Singapore, South Korea, and Australia are generally considered the region’s top three role models for digital health due to their respective governments’ progressive approach toward the value of digital health technologies. In other countries, the unique geography and geology of Southeast Asia calls for establishing and strengthening technology infrastructures that will support digital health and medicine. Southeast Asia is home to more than half a billion people spread across highly diverse countries, from economic powerhouses like Singapore to relatively minor economies such as Cambodia, Laos, and Myanmar. The region’s high susceptibility to earthquakes and resultant tsunamis, along with seasonal typhoons and floods, makes strengthening these infrastructures an urgent healthcare priority, especially in its most remote or vulnerable locations.

Digitalization of Healthcare Systems in Asia Pacific: Regulation

While it is encouraging to see countries in the APAC region establishing specific regulatory frameworks for digital medicine and medical devices, it is important that such frameworks converge with global approaches and establish innovative pathways to enable timely delivery of safe and effective DH solutions to patients in this market. The Asia Pacific Medical Technology Association (APACMed) aims to drive proactive dialogue around regulation along with other topics such as reimbursement, interoperability, and cybersecurity. Such dialogue, not only with regulators but also with leadership from industry and healthcare providers and payers, is essential in creating and harmonizing fit-for-purpose regulatory and reimbursement models. In Asia Pacific, as elsewhere, ensuring greater consistency and predictability in regulatory review processes will encourage innovation throughout clinical research and product development.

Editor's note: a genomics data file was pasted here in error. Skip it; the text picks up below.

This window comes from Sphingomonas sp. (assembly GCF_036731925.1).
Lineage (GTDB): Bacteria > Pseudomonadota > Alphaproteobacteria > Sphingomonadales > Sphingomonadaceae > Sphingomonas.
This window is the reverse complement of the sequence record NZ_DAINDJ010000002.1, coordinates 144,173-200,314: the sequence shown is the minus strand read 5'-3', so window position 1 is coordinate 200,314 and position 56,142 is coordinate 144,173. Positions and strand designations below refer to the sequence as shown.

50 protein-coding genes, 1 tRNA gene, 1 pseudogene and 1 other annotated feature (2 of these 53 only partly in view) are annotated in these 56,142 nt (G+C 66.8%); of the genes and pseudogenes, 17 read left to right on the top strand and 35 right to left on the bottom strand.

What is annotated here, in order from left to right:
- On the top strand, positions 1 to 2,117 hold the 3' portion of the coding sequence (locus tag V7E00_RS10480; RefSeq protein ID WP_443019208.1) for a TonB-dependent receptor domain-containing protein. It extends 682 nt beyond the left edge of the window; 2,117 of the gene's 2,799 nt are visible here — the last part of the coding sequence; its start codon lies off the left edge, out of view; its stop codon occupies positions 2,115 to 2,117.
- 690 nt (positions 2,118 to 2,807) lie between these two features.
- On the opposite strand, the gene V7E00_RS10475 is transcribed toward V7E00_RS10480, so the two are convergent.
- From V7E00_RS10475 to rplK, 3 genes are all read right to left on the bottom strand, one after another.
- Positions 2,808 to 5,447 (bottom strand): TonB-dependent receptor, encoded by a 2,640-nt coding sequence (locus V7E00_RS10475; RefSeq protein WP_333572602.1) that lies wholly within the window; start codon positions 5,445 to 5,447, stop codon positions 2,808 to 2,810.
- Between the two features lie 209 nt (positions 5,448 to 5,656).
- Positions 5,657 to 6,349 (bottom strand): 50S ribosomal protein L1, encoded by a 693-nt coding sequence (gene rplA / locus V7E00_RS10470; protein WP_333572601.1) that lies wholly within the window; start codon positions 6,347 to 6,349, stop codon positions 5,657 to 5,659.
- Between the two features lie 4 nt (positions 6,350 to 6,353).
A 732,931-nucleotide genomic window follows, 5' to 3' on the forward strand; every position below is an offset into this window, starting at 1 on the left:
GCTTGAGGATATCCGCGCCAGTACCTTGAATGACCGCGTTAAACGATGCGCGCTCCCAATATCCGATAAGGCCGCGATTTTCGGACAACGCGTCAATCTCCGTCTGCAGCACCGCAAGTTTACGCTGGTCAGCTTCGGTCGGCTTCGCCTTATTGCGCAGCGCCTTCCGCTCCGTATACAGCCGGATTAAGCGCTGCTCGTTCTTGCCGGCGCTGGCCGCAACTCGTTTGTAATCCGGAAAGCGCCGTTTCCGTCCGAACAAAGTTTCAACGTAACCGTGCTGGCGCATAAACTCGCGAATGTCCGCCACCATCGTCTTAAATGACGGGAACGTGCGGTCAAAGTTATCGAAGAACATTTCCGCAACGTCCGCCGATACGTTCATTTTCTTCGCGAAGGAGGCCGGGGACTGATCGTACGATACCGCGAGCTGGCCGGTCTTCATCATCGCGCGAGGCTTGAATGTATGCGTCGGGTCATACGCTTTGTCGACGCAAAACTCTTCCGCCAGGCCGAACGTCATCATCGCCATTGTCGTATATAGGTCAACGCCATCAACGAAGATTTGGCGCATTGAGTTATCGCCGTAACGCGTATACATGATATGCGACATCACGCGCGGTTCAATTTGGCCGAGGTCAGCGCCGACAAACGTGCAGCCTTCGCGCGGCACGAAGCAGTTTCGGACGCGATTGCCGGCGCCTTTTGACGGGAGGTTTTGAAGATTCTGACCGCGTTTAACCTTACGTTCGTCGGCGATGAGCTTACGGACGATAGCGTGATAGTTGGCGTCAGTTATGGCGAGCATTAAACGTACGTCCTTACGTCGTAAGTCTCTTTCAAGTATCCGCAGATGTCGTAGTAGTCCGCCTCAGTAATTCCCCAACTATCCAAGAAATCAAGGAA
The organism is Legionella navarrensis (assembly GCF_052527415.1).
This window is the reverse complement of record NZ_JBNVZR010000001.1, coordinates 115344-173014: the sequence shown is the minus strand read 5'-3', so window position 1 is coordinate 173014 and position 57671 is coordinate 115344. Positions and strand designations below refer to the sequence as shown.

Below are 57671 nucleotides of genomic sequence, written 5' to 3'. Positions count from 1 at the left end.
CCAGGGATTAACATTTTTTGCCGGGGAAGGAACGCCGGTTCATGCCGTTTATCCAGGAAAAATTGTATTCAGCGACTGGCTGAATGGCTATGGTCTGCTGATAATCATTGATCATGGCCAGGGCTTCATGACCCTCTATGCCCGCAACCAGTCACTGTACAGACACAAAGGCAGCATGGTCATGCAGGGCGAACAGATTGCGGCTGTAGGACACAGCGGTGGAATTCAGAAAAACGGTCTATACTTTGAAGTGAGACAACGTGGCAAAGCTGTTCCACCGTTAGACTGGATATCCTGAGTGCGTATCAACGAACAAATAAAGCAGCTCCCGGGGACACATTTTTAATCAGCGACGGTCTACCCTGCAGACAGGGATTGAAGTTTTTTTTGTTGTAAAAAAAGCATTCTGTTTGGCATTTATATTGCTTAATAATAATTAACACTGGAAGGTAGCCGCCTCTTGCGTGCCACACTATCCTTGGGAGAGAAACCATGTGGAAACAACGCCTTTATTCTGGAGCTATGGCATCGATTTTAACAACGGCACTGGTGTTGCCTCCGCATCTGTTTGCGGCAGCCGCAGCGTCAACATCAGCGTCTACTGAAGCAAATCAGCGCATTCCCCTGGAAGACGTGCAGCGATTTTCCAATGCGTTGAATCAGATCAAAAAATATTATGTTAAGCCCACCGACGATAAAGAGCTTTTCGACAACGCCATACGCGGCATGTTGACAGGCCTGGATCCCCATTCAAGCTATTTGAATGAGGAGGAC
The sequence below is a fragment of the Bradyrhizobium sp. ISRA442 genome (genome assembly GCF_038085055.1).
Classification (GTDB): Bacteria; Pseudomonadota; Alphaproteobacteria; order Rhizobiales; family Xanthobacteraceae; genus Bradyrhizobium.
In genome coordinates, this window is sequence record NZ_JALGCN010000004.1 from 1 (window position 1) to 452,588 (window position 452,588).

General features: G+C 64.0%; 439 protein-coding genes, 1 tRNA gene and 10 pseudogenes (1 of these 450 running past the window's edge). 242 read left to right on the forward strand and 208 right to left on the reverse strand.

Harmonization is also a technology issue. Interoperability gaps in national healthcare systems continue to challenge implementation of digital healthcare platforms and technologies. Patient/consumer privacy and protection, IT security, cybersecurity, data privacy, and related issues remain top of mind, adding one more layer of complexity to the highly heterogenous healthcare and regulatory networks that reach throughout Asia Pacific.

Disclaimer: The views and opinions expressed in this article are those of the author and do not necessarily reflect the official policy or position of Novartis.